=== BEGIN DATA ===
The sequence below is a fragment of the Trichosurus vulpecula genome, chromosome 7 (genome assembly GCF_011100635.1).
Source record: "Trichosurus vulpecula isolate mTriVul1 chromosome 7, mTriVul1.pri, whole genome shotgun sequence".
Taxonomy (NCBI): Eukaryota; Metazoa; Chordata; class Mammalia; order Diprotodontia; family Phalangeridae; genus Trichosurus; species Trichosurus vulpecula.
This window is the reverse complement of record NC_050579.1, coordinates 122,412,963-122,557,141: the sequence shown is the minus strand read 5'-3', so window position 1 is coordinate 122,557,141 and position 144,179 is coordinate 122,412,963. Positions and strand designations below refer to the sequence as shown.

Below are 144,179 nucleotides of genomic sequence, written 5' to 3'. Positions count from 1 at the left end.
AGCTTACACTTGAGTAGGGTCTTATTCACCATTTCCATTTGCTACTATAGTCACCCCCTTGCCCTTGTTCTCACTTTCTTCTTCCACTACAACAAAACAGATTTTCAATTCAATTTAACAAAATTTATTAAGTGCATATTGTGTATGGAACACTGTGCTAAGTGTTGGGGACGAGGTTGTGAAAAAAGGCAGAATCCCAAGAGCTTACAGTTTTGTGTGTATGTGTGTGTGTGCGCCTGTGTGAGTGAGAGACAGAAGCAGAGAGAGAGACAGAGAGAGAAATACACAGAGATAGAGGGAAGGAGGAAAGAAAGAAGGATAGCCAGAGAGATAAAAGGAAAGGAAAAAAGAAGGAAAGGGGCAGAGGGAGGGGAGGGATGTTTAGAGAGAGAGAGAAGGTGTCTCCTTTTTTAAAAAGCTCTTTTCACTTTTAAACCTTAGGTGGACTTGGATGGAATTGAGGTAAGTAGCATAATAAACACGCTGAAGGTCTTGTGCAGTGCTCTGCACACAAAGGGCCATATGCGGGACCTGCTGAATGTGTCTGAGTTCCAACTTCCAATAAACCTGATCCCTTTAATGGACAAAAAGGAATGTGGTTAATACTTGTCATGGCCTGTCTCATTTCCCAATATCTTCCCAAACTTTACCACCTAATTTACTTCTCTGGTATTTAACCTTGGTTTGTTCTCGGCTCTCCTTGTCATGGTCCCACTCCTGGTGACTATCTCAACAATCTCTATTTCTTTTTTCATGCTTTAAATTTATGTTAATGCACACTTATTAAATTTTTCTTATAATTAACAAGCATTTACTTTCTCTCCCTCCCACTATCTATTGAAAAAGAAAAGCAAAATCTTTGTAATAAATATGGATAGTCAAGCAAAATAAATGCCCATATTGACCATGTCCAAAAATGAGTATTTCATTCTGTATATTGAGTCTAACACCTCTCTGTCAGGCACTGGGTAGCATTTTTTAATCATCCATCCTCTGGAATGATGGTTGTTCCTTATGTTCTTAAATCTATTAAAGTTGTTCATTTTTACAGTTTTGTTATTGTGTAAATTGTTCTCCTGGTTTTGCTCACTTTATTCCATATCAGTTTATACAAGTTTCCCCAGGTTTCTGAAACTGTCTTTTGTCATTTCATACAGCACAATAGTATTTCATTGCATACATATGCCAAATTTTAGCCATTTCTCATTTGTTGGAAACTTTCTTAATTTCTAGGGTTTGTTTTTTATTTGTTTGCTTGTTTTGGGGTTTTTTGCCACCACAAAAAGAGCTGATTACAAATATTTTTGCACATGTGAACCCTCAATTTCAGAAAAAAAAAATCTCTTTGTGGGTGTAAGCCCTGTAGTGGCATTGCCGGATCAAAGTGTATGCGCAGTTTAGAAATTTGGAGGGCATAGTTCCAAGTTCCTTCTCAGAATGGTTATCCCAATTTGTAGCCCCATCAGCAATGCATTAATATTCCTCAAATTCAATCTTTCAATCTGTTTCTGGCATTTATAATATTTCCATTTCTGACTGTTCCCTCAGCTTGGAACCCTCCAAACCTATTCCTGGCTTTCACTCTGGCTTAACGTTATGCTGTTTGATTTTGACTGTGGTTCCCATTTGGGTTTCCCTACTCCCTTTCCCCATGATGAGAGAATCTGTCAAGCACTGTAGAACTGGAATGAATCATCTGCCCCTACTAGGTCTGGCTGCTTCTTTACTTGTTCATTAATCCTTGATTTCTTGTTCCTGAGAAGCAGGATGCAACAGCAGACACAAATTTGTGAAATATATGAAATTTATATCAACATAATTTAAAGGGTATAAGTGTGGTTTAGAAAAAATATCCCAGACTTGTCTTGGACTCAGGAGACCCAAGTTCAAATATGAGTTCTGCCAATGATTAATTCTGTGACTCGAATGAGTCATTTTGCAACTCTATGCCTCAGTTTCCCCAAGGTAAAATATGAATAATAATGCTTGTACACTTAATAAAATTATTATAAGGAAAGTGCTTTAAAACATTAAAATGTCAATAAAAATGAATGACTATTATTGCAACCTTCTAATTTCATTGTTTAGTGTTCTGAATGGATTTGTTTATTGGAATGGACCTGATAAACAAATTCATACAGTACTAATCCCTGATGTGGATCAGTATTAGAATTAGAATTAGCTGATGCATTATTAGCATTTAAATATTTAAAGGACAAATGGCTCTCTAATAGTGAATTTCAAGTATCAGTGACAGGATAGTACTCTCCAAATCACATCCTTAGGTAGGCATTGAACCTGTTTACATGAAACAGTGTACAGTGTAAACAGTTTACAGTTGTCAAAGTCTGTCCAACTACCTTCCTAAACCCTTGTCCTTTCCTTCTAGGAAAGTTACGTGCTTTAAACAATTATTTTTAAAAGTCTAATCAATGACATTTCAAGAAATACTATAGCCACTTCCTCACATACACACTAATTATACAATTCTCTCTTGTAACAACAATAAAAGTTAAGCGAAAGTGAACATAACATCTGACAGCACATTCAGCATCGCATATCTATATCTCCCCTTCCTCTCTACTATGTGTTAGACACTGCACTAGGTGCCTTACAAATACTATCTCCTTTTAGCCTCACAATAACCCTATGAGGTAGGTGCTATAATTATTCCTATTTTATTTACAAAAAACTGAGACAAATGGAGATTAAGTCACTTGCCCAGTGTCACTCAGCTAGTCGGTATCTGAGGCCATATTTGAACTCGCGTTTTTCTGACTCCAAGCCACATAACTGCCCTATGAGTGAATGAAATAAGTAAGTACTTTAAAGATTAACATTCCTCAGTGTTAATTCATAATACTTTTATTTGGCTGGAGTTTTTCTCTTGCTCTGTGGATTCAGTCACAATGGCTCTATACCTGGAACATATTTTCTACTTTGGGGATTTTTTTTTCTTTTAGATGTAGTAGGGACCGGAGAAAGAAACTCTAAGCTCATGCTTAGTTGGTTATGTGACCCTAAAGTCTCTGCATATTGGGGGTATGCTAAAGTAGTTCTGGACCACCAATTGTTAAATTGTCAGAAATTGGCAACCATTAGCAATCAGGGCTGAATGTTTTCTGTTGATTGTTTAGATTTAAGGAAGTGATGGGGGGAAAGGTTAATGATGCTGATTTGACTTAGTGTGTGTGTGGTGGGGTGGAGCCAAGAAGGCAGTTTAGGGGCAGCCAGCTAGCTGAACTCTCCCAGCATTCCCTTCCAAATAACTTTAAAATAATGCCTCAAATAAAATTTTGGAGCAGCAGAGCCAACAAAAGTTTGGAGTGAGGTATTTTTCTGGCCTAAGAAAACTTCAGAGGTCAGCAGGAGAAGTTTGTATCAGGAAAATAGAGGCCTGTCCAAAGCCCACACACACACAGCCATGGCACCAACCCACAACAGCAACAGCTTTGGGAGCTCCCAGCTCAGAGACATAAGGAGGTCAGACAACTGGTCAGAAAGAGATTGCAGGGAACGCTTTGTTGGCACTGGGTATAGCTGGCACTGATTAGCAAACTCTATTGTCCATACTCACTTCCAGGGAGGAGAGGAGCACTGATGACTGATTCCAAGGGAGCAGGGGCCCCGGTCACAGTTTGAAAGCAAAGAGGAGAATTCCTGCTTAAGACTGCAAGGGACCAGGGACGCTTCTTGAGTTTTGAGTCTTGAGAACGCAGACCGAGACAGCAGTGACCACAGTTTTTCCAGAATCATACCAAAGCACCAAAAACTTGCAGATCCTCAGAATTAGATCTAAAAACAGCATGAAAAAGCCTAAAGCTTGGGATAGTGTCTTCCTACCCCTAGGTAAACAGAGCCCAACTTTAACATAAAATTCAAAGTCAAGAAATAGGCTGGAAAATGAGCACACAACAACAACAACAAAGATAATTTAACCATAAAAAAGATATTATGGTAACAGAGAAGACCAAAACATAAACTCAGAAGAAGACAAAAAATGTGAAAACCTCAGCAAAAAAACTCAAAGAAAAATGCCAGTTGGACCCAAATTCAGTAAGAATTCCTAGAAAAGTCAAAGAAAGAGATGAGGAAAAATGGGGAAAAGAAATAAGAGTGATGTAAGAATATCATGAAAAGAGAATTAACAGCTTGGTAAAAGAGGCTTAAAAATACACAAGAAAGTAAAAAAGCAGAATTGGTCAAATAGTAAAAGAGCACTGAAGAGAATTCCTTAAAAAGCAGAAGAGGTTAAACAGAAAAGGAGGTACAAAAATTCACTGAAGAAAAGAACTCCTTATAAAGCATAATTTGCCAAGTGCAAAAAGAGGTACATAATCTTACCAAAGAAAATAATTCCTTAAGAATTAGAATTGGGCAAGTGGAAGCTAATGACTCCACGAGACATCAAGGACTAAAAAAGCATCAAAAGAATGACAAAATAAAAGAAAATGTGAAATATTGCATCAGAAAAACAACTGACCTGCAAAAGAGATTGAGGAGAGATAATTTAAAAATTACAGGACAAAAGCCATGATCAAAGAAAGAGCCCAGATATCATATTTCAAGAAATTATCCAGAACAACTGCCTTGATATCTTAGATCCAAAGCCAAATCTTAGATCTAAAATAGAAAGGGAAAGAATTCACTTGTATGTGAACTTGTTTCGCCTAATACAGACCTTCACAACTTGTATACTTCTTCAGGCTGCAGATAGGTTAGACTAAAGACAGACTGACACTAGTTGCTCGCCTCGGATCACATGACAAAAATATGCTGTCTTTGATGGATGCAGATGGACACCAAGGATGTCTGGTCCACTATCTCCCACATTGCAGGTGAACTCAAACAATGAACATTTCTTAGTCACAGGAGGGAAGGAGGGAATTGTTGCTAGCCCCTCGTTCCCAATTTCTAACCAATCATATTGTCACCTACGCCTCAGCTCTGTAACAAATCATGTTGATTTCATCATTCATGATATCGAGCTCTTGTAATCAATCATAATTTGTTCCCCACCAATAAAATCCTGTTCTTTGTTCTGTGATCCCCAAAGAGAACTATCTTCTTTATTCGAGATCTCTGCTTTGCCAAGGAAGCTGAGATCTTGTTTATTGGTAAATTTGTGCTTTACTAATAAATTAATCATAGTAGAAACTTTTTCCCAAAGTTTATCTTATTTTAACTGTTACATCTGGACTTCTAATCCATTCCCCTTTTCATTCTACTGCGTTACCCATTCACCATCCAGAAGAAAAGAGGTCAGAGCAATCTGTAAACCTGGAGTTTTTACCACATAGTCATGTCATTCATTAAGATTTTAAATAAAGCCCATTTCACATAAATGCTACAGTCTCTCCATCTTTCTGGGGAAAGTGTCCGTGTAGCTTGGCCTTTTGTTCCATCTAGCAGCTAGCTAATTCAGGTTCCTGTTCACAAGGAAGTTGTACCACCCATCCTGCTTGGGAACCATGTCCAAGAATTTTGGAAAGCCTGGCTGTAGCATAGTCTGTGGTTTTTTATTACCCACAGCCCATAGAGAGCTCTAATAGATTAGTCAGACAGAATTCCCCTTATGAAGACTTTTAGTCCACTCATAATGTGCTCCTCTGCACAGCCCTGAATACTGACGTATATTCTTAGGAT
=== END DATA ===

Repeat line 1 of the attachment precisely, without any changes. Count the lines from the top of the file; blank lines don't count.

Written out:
The sequence below is a fragment of the Trichosurus vulpecula genome, chromosome 7 (genome assembly GCF_011100635.1).